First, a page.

Addressing Medication Errors Review of Journal Articles

AddressingMedication Errors: Review of Journal Articles

AddressingMedication Errors: Review of Journal Articles

Medicationerrors are one of the issues that healthcare systems are grapplingwith to realize sustainability goals. This paper reviews two articleson ways to address medication errors. The chosen articles areKachalia (2013) and Detsky, Baerlocher and Wu (2013).

Article1 summary

Thearticle by Kachalia (2013) discusses the need for transparency withinthe nursing settings as a way of minimizing errors. Beingtransparent, especially when errors are made, is increasingly beingconsidered by healthcare specialists as a necessary step to improvingquality in the healthcare settings. It recommends that, by beingopen, clinicians and patients within the healthcare organizationswould be well placed to encourage accountability in practice andincrease patient trust in health systems.

Article2 Summary

Thearticle by Detsky, Baerlocher and Wu (2013) suggests that nurturingcandidness among the players is a way to overcome the challenge. Theauthors cite “I am Sorry” effort, in which physicians disclose,ask for an apology and offer compensation to patients and familiesadversely affected by nursing errors, as an example of desirablecandidness. The authors note that, although the primary motive forthe establishment of such programs is minimizing the costs associatedwith medical liability, the programs are also crucial in increasingthe safety and satisfaction of the patient, while creating anallowance to have institutional support for the physicians tominimize the chances of error.

Articles’Synthesis

Someof the information worth synthesizing includes the question ofrelevance, validity, practicality, and reliability. The aspect ofrelevance questions whether the article is applicable to the subjectfocus, that is, medication errors. Since the area of interest ismedical errors, the two articles can be considered relevant becausethey provide approaches on how the problem can be addressed.Interestingly, both articles tend to narrow on one specific issuethey consider a constraint of safety healthcare — transparency. Thetwo articles suggest the need for players to foster transparency toachieve safe healthcare systems. The aspect of validity questionswhether the assertions are logical. Since the authors support theirviews based on underpinning theories and past study findings, theirresults can be essentially considered valid. The aspect ofpracticality is concerned about the ability of the point to apply inpractice. Ideally, it is possible to have transparent systems, and itis particularly possible through nurturing supportive organizationculture. The only challenge in its practicality is how to achieve thetransparency, but the concept is certainly not a rocket science.Lastly, the aspect of reliability questions whether assertedinformation can produce the consistent standard of results, ifadopted. Since the articles are based on scientific methodologies andare essentially peer-reviewed journals, they can be argued as beingreliable. Furthermore, the articles are also recent, published withinthe last five years, implying they are honest in depicting the natureof current situation accurately.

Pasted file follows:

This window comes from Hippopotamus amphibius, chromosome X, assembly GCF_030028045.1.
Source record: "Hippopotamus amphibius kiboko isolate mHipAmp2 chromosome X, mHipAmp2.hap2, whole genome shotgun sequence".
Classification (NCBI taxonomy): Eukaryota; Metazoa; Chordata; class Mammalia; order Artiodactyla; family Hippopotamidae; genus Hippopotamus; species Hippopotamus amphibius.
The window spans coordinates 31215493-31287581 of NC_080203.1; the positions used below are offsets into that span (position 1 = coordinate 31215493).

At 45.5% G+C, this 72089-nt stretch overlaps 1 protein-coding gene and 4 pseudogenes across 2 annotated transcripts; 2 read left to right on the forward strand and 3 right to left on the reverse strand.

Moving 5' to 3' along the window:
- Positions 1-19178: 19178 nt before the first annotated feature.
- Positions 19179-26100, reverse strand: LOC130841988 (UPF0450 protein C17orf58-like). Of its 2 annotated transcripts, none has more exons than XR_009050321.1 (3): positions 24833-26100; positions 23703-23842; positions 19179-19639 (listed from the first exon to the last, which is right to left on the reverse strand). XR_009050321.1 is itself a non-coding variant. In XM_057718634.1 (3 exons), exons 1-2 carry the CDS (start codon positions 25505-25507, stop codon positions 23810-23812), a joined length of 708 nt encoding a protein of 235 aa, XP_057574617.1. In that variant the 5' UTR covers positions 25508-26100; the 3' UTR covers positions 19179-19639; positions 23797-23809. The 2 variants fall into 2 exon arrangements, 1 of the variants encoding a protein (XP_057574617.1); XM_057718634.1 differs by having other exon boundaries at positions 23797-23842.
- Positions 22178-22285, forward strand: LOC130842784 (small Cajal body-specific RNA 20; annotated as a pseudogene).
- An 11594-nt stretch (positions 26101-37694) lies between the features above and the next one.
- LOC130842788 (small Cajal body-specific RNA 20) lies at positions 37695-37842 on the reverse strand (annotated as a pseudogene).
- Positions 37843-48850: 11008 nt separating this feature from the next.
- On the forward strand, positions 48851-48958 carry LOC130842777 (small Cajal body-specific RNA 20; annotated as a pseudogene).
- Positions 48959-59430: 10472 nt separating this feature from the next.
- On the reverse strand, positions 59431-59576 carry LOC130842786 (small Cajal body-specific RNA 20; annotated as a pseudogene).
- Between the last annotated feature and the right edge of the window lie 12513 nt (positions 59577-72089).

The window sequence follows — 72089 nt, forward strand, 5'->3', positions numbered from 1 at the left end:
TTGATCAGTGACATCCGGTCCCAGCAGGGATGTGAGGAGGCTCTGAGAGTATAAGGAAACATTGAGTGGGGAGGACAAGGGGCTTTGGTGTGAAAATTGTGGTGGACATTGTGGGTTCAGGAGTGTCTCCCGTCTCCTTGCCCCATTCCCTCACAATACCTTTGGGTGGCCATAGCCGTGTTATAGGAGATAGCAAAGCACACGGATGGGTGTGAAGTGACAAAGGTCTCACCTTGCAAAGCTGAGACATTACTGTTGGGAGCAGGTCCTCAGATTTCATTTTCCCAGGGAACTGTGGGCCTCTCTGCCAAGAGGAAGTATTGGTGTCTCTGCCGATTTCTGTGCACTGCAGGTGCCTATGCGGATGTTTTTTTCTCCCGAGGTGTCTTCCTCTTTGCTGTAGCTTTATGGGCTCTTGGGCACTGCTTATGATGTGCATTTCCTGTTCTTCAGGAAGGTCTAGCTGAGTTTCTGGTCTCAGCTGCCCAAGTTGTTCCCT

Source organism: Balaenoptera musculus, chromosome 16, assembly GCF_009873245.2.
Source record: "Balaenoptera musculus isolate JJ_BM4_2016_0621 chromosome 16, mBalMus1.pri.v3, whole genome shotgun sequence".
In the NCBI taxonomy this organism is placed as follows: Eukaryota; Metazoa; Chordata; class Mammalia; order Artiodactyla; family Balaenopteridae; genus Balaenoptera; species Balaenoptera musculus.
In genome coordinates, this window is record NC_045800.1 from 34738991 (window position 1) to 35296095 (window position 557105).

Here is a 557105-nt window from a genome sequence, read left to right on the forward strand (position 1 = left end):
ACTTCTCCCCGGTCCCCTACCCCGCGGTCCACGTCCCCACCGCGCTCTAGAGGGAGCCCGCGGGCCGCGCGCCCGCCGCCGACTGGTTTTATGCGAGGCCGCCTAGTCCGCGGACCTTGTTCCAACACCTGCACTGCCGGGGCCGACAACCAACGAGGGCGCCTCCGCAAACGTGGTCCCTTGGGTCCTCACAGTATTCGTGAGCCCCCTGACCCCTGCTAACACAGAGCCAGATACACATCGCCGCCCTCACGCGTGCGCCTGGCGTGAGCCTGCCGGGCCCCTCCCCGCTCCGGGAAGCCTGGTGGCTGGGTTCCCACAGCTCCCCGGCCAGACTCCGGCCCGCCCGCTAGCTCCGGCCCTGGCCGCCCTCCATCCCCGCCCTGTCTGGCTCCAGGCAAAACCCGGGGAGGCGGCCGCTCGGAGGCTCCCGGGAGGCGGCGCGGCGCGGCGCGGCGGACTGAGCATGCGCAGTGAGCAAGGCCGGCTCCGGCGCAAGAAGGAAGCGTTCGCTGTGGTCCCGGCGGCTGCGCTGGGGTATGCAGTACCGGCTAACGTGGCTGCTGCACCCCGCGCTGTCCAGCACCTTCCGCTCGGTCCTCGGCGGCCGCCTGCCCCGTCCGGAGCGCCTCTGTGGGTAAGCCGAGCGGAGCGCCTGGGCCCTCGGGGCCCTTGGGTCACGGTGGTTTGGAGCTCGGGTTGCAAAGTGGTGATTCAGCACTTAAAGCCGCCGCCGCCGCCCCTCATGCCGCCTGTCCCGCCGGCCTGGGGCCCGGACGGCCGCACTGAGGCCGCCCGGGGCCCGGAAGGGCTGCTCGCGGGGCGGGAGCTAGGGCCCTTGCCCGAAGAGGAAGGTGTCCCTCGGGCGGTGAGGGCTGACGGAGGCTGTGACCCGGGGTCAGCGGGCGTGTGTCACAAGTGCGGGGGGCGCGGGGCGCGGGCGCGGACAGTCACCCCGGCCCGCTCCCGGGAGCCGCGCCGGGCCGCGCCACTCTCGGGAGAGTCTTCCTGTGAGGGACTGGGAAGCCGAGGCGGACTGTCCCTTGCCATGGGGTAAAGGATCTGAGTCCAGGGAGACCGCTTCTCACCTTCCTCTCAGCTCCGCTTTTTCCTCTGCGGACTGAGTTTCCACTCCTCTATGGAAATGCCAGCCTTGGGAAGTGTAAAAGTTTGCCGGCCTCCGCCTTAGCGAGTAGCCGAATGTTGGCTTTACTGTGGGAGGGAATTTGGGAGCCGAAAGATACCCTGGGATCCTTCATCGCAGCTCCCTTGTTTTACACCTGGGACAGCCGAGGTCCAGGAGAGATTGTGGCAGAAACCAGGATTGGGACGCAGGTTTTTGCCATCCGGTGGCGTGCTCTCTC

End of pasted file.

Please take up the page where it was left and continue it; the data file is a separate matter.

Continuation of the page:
Thedifference between Summarizing and Synthesizing Research

Thispaper has summarized and synthesized the articles by Kachalia (2013)and Detsky, Baerlocher and Wu (2013) in the attempt to answer thequestion of how to address medication errors. Based on thesearticles’ review project, the differences between summarizing andsynthesis have come out clearly. Summarizing is involves noting thekey points from the articles and presenting them in brief form, whilesynthesis discusses the ability of the article to meet the intendedpurpose. The outcomes of summarizing and synthesis results are alsodifferent. Summarizing has identified the key points in the articlesand noted them as pointing to the need for transparency for reducingmedical errors. Synthesis has delved into the question of how theassertions fit into the health needs of society, leading to theinference that the articles satisfy the relevance, validity,practicality, and reliability aspects.

and Conclusion

Insummary, this paper has examined ways to address medication errors,reviewing the articles by Kachalia (2013) and Detsky, Baerlocher andWu (2013). The summary of both articles points to the need fortransparency for reducing medical errors. Synthesis shows thearticles satisfy the relevance, validity, practicality, andreliability aspects. Therefore, there is the need for the healthcaresystems to embrace transparency in reporting errors.

References

Detsky,A. S., Baerlocher, M. O., &amp Wu, A. W. (2013). Admitting mistakes:Ethics says yes, instinct says no. CanadianMedical Association Journal, 185(5),448.

Kachalia,A. (2013). Improving patient safety through transparency. NewEngland Journal of Medicine, 369(18),1677–1679.